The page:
Join now to get access to this content and more.
Become a SOAP member and have access to our benefits.
- Sample Centers of Excellence Applications
- ACOG Documents
- SOAP Policy and Procedure Manual (P&P Manual)
- SOAP Neuraxial Morphine Consensus Statement for Membership Review
- SOAP's Learning Modules
- ASA Corner
- 2019 Annual Meeting Lecture Videos
- December 2018 - SOAP Unofficial Guide to ASA Committees Webinar
- Submit a Position
- View Job Postings
- Search our Patient Safety Archive
- Ask SOAP a Question
- Our Bylaws
- Previous Meeting Archives
- Newsletter Archives
- Newsletter Clinical Articles
- Annual Meeting Publications
- CMS Guidelines
- Clinician Education
- And more…
Can lumbar ultrasound guidance facilitate lateral labor epidural placement by anesthesiology residents? A randomized controlled trial of placement duration and ultrasound reproducibility
Abstract Number: T-42
Abstract Type: Original Research
Mastery of the lumbar epidural technique with the patient in lateral position can be a challenge for anesthesiology residents and fellows. However, lateral epidural placement may enhance patient comfort and lower the risk of intravascular catheter placement (1,2). Lumbar ultrasound (LUS) has been shown to improve the learning curve of epidural placement in trainees (3). However, LUS is typically performed immediately before epidural placement, which is inconvenient for a woman in active labor. We evaluated the impact of LUS on the success and efficiency of lateral epidural placement by residents and fellows as well as the reproducibility of LUS measurements when performed in the lateral position at two time points: early labor vs. active labor.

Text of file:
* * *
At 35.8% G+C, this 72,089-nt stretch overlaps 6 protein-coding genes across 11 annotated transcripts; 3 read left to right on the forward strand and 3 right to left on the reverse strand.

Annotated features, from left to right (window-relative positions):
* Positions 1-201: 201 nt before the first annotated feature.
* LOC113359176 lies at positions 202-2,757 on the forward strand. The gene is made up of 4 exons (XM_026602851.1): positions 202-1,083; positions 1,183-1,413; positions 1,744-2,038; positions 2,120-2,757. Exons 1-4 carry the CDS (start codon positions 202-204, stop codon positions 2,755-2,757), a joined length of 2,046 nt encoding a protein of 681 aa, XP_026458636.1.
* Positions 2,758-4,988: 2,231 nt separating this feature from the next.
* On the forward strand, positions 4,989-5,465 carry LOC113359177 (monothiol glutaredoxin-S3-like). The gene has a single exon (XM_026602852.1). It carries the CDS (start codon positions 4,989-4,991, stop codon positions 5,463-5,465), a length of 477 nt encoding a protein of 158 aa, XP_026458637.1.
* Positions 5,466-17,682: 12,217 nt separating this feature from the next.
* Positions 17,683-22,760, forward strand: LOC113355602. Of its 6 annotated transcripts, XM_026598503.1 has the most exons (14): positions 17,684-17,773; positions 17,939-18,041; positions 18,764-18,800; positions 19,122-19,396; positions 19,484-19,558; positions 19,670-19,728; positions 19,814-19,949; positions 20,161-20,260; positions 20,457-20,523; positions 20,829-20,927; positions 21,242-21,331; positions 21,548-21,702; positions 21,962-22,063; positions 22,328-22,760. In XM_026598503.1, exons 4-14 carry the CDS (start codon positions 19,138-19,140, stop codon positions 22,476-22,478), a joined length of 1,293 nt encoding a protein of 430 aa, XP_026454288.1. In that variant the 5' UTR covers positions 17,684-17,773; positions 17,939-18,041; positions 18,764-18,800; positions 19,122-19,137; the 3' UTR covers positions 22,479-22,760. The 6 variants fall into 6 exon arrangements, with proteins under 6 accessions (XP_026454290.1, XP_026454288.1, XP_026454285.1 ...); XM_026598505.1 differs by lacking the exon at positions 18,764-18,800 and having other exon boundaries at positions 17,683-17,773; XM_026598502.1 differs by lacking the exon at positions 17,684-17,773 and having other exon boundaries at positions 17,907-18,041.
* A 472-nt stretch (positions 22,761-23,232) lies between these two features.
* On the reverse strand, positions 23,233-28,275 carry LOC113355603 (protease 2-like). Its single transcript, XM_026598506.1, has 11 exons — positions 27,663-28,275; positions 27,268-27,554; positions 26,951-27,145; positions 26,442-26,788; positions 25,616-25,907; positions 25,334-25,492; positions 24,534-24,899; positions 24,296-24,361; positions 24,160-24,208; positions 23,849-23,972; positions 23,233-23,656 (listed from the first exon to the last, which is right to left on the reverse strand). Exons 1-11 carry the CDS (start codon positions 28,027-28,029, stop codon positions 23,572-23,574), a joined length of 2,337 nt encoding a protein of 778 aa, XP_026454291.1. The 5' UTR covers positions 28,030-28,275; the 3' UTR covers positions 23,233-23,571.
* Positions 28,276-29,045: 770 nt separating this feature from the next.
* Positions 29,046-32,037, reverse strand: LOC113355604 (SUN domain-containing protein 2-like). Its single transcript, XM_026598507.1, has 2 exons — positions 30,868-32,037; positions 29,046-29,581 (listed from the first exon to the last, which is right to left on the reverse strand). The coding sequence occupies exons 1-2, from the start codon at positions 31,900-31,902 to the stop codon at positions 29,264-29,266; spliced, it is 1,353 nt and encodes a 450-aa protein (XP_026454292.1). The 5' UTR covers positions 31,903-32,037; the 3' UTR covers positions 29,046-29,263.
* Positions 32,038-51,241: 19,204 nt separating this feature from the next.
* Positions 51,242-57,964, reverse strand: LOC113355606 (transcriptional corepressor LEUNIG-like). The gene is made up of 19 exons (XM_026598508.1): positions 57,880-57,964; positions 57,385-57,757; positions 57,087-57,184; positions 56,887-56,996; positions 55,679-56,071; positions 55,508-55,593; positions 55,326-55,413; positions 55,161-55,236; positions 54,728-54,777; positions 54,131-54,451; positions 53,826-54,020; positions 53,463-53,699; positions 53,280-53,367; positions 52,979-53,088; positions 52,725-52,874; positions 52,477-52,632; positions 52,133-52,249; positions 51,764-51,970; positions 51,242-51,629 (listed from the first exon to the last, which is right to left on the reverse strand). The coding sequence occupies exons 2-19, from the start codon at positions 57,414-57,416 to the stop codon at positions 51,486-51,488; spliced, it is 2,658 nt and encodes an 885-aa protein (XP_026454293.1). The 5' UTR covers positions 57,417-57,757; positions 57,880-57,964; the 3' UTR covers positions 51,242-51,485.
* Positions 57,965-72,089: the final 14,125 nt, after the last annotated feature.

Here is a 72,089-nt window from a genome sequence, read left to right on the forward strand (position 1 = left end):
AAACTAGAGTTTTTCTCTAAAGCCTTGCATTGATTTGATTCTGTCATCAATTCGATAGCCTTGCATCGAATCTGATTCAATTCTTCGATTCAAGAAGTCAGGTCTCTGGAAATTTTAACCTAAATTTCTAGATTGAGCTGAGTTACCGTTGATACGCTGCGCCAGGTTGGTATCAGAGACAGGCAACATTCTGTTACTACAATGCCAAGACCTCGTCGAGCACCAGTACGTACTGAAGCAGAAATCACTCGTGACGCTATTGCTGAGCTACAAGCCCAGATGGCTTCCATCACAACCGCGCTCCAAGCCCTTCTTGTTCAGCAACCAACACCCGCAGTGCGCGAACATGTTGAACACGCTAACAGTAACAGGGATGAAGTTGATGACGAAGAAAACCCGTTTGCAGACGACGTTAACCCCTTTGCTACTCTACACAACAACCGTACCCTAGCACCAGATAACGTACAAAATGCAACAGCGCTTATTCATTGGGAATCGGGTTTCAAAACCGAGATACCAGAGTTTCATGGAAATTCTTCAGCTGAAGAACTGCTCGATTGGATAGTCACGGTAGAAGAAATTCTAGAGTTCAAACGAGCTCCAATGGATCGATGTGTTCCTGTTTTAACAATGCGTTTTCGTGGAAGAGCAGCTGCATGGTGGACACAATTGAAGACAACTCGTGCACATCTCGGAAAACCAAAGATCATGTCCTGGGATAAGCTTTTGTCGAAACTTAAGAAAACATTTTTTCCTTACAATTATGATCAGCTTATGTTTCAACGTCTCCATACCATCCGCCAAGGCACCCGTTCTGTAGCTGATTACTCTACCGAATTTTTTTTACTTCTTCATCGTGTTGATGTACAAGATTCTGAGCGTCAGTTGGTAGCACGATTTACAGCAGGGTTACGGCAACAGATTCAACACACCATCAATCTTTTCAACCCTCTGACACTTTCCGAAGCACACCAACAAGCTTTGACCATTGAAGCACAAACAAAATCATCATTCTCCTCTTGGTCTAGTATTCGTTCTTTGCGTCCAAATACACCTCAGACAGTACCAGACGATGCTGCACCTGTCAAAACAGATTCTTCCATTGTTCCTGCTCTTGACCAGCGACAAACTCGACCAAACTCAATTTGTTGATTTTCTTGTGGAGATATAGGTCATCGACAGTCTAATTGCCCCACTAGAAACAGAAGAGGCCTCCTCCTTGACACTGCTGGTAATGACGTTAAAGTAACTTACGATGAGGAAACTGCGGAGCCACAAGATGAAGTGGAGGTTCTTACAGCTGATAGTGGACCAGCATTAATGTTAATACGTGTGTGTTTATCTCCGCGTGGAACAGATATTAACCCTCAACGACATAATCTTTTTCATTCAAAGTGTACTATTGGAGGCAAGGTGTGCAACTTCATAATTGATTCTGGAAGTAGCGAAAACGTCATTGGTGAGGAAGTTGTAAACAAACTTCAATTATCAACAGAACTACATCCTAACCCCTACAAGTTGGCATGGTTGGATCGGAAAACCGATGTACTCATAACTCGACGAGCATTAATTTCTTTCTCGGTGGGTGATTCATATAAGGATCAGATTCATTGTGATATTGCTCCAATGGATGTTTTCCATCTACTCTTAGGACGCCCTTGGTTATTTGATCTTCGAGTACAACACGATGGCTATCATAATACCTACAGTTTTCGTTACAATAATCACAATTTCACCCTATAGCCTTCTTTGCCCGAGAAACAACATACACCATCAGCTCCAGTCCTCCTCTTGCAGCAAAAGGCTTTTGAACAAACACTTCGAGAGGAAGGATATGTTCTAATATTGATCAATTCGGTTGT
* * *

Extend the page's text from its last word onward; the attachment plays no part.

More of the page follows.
Healthy patients in early labor (VAS <3 and/or cervical dilation <3 cm) anticipating epidural placements were randomized to control or study group. Following a baseline lateral LUS, the L3-4 midline insertion point, vertebral level, and lateral positioning in the bed were identified but marked only in the study group. Measurements were repeated for the study group immediately before epidural placement by an independent operator and re-marked if different from baseline. Residents or fellows performed all epidural placements; duration of placement was recorded using standardized start and end times. The primary outcome was duration of placement. Secondary outcomes included epidural placement success indices (number of attempts, need for staff intervention, procedural complications), and reproducibility of LUS measurements (midline, vertebral level and distance to ligamentum flavum [LF]). The primary outcome was analyzed using student’s t-test and secondary outcomes were analyzed using Fisher’s exact test.
To date, 34 of 60 patients have been recruited (19 control, 15 study). The mean duration of epidural placements was similar between groups (p = 0.968). However, reproducibility of LUS measurements in early compared to active labor was 100% for midline insertion point and 87% for vertebral level. Distance to LF measurements by LUS during early and active labor were similar (p=0.76) but significantly underestimated the actual depth by 0.86 cm (p = 0.03). There were no significant differences in other outcomes.
Our preliminary findings suggest that although the duration of lateral epidural placement was similar with and without LUS immediately before placement by anesthesiology residents or fellows, there was excellent reproducibility of LUS midline, vertebral level, and LF depth between early and active labor. We propose that in selected patients where LUS may be useful, it could be done during early labor rather than active labor so that the LUS is not a source of delay for analgesia.
1) Mhyre JM. Anesth Analg 2009
2) Bahar M. Can J Anesth 2004
3) Grau T. Can J Anesth 2003